If all of your people have identical backgrounds and levels of training then you are hampering your ability to create differentiated solutions and to optimise product delivery times. Bring in diversity, bring in left brain and right brain thinkers, bring in people who perhaps even from birth have been taught to approach problems in different ways and product development and delivery becomes something very different.
Admittedly, that something could be chaos! And this is where hiring for cultural fit weaves back into the equation. Because if you have taken the time to select people based on shared values and what they can bring to the organisation rather than simply what their qualifications are then they are far more likely to work together towards a shared goal.
The third key ingredient for Next Generation Organisations, those businesses which are looking to build a culture of innovation not just for now but for a secure future, is the development of a deep understanding of their current and future customers. I’m not just talking here about knowing that someone always buys a newspaper on a Tuesday or that they prefer coffee to tea. I’m talking about developing a genuine insight into their lives, their thoughts, their motivations and their drivers.
When I join with others then our diverse thoughts and background and experiences can act as the catalyst for greatness.
Here again, the more diverse the organisational mix, the better able it will be to not only understand its customers, but to create solutions which genuinely meet customer needs whether articulated or not. And when a business is in tune with its customers, amazing things can happen.
There are many business theories out there but the best weave together to create a glorious fabric which strengthens and enhances and drives the business strategy. When I stand alone then my thoughts and my ideas are circumscribed by my experiences. When I join with others then our diverse thoughts and background and experiences can act as the catalyst for greatness.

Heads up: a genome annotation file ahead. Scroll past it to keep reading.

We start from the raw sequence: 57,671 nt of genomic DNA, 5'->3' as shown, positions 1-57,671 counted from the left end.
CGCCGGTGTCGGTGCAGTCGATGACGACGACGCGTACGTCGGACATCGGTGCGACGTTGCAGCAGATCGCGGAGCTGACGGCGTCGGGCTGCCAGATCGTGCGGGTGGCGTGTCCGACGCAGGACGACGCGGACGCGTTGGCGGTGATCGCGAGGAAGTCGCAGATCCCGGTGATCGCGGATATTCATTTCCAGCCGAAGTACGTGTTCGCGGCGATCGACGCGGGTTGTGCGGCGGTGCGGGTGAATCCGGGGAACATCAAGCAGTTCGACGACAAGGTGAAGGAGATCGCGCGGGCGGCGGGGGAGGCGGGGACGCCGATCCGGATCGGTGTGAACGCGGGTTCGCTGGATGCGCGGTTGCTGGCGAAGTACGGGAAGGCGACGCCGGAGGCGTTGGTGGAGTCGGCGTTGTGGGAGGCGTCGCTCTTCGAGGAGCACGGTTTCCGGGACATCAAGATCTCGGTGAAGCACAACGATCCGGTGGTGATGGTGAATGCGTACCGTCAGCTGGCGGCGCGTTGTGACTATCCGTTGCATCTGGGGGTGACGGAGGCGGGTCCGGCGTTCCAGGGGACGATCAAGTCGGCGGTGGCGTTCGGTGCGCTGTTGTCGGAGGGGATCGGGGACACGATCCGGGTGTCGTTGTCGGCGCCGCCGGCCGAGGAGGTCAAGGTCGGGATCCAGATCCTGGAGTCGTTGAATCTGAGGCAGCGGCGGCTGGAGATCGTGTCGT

By Cris Beswick
Originally trained as a product & industrial designer, Cris Beswick spent over a decade as a successful entrepreneur & CEO building an award-winning design group. After structuring a full exit in 2008 he founded The Future Shapers, a boutique innovation consultancy specialising in working with CEOs and senior teams on the strategy, leadership and culture required for innovation. As such Cris has coached, advised and delivered keynotes to some of the worlds most successful companies on how to become exceptional by building game-changing innovation capability and embedding it into organisational culture.
Cris has also delivered executive education programmes on innovation for leading UK business schools such as Henley Business School, Southampton Business School and Cranfield University’s Centre for Competitive Creative Design as well as international business schools such as Synergy Business School in Dubai and Icesi University in Columbia.
Cris is also the author of the book ‘The Road to Innovation’ and his next book ‘Building a Culture of Innovation’ is now available for pre-order with a publish date of 3rd December 2015. As well as authoring numerous white papers Cris has also contributed to articles for The Times, Financial Times and The Sunday Telegraph to name but a few.
Photo: Close-up Photo of Business People by Shutterstock.com